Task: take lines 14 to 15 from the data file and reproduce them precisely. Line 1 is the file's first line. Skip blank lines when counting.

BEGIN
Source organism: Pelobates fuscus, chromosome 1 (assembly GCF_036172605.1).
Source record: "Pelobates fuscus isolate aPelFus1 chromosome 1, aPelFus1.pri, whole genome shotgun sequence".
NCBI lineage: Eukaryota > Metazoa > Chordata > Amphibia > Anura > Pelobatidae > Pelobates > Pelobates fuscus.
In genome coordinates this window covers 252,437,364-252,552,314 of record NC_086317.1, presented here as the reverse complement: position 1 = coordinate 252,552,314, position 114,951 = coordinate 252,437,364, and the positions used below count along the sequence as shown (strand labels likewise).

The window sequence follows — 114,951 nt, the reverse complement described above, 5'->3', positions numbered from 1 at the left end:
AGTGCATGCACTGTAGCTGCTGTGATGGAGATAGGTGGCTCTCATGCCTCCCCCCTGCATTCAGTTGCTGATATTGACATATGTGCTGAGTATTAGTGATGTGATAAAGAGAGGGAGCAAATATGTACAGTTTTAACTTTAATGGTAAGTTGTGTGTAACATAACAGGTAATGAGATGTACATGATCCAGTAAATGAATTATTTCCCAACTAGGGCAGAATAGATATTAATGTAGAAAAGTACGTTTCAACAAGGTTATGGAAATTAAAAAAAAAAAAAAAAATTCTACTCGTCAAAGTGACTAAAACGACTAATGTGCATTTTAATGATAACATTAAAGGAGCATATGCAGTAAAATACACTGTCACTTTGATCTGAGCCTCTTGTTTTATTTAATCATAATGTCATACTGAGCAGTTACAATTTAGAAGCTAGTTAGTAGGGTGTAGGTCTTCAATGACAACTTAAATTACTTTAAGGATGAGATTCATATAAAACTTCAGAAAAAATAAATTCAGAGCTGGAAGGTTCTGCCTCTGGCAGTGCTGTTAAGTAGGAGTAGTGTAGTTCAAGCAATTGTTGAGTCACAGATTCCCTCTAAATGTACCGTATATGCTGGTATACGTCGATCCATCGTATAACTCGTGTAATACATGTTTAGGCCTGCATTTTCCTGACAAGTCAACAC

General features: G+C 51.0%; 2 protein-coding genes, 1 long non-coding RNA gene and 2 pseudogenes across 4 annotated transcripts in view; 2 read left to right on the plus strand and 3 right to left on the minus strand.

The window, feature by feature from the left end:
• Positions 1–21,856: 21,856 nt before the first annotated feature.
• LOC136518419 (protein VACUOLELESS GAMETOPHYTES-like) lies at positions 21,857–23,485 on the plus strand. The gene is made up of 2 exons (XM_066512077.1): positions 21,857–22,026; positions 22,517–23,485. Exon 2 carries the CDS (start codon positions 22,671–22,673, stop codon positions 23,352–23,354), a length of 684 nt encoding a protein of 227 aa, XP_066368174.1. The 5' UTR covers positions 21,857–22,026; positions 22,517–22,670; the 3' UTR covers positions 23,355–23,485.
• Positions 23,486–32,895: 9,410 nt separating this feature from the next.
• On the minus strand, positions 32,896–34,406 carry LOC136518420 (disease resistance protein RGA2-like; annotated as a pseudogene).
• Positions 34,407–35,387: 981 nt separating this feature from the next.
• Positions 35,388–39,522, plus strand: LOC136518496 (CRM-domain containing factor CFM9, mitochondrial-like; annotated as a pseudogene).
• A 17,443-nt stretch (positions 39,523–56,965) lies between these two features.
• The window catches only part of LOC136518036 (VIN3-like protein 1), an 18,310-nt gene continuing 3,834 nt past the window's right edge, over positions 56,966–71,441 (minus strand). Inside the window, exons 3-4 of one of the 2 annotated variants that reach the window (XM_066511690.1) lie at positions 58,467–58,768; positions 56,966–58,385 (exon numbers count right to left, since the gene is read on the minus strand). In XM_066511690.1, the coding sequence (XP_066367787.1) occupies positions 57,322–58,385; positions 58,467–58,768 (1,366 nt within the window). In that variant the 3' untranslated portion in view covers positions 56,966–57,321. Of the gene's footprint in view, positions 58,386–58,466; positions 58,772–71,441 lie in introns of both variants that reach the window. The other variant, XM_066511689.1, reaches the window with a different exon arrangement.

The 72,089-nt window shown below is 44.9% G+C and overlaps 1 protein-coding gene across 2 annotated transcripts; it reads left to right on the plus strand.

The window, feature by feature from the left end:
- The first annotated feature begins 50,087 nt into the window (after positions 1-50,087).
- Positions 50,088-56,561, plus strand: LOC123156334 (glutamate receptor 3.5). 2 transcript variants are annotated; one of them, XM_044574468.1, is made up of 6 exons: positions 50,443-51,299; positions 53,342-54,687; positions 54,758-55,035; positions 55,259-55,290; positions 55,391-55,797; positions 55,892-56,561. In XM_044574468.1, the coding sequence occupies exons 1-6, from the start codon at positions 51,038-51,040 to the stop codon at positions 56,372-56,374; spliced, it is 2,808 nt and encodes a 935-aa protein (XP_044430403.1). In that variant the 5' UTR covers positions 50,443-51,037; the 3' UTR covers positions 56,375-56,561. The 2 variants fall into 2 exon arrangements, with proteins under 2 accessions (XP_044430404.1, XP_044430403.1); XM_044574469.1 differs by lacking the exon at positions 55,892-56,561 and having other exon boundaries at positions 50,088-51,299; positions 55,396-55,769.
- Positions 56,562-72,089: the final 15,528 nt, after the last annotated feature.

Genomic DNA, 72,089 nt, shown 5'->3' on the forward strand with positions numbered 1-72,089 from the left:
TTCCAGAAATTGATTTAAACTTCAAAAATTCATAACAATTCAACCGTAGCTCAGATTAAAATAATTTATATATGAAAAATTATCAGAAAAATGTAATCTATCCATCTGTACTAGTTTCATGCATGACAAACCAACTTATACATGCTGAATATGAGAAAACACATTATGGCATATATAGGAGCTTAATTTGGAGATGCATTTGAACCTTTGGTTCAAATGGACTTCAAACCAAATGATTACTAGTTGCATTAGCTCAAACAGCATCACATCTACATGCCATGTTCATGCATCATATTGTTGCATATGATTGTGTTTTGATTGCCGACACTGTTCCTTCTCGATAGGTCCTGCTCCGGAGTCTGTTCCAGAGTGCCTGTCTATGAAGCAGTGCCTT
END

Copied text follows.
• Positions 35,388–39,522, plus strand: LOC136518496 (CRM-domain containing factor CFM9, mitochondrial-like; annotated as a pseudogene).
• A 17,443-nt stretch (positions 39,523–56,965) lies between these two features.